That said, there is a difference between a quality-related report, which is what you received, and a rules violation report, which would have been more significant. If he wrote to tell you that you had strong spurs outside the ham band, or keyclicks outside the ham bands, or that you needed to quit deliberately interrupting other operators, that would be one thing. But if the worst thing about your operating is that your aged rig had a little drift, then don't worry about it. File the postcard in the appropriate bin. The one with the "recycle" arrows on it is probably best.

    That said, KC8VWM's comment has merit -- check your gear, and make a note of it in case the OO in question decides to send you another written warning for a broken tail-light. ;)
    KC8VWM likes this.
  5. NY7Q

    NY7Q Ham Member QRZ Page

    WA8FOZ, AD5KO, N2ADV and 8 others like this.
  6. WB2WIK

    WB2WIK Premium Subscriber QRZ Page

    If I was an OO (and not, and never have been) I'd be using several receivers to scan the bands looking for problems I could hear. Couldn't possibly transmit all those places at once.

    The reports aren't derisive, they're observations we should take as suggestions. I don't know of any law against chirps or drifting in the ham bands. Just take it as a "suggestion" to look into a possible problem.

    I got an OO report about 40 years ago stating "it seems you're using unlawful power." Yeah. I think the guy didn't consult a map, he was about 1/2 mile from me!
    AC0OB and K4YND like this.
  7. KK5JY

    KK5JY Ham Member QRZ Page

    If I ever get a report like that, I'm going to return the postcard with a handwritten note, "return my wattmeter!!" ;)
    AB8MA likes this.
  8. KN7S

    KN7S Senior Swapmeet Moderator Staff Member Volunteer Moderator QRZ Page

    As an OO, we not allowed to respond to a CQ that is in question for a technical or regulatory issue.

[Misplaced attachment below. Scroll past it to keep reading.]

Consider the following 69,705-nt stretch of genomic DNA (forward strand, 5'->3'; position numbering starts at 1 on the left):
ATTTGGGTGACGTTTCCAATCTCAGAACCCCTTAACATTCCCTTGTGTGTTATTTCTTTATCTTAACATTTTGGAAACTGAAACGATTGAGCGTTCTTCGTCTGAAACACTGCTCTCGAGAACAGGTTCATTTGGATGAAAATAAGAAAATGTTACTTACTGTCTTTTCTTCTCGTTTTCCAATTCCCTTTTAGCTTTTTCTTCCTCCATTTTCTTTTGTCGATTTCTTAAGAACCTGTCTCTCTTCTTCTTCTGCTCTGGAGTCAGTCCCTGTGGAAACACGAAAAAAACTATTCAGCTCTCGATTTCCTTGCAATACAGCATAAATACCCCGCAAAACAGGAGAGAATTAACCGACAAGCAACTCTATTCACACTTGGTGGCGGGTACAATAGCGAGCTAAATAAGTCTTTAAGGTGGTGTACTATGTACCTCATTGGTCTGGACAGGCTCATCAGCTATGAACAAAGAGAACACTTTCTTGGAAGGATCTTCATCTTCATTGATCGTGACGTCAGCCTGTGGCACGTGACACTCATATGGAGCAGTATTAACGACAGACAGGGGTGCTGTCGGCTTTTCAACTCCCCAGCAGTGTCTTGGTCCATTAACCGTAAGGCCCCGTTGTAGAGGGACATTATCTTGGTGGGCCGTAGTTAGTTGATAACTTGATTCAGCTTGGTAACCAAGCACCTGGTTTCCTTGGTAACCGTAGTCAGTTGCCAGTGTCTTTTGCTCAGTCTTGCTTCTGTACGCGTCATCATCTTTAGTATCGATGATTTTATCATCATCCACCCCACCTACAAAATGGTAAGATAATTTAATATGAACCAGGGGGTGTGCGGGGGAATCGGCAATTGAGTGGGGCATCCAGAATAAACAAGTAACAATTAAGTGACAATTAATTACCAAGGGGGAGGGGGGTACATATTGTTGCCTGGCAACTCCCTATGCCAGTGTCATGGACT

Remember; A card from an OO is nothing more than a friendly reminder that an issue apparently exists. It goes no further than the Official Observer Coordinator in the area. Of course it this is an egregious issue, or you get multiple cards over a short period of time, it is passed to the ARRL and possibly the FCC.

    We are simply doing nothing more than alerting you, Ham to Ham, to the fact that a problem is noted.
    N6QIC, KC9BNW, N2EY and 6 others like this.
  9. K9STH

    K9STH Ham Member Staff Member QRZ Page

    Some OOs go bananas during the A.W.A. events where a "clean" signal is the exception! Also, there are good OOs, "OK" OOs, and bad OOs.

    A while back, a brand new OO sent out about 1000 notices for "out of band" signals. However, the problem was that he was using a single conversion receiver with a 455 kHz i.f. What he was receiving was the image that was 910 kHz away from the actual frequency. The ARRL was inundated with complaints but did nothing and these bogus reports continued to be issued. Finally, several well known amateur radio operators telephoned the ARRL about the situation. Those telephone calls got the attention of the proper headquarters' staff and the OO cards, from this person, did stop. What happened with the individual OO, I don't know! But, the cards did go away.

    I have "heard of" certain OOs targeting specific amateur radio operators, for a variety of reasons, often "personal", and sending them card after card for imagined violations. Fortunately, those such persons are definitely rare.

    The vast majority of OOs try to do a good job and usually succeed. Occasionally, an OO does not really understand the situation and issues a card where no card is deserved. Sometimes that is due to a mis-interpretation of the regulations and sometimes for other reasons. However, most of the OO cards do point out a problem.

    Glen, K9STH
    KC9BNW, K8PG, KK5JY and 1 other person like this.
  10. K0MB

    K0MB XML Subscriber QRZ Page

    Chirp and drift mean your station is not being operated in keeping with "good engineering standards," which at one time was the verbage in used in pt 97.
    N2EY, W5TTP, K8PG and 1 other person like this.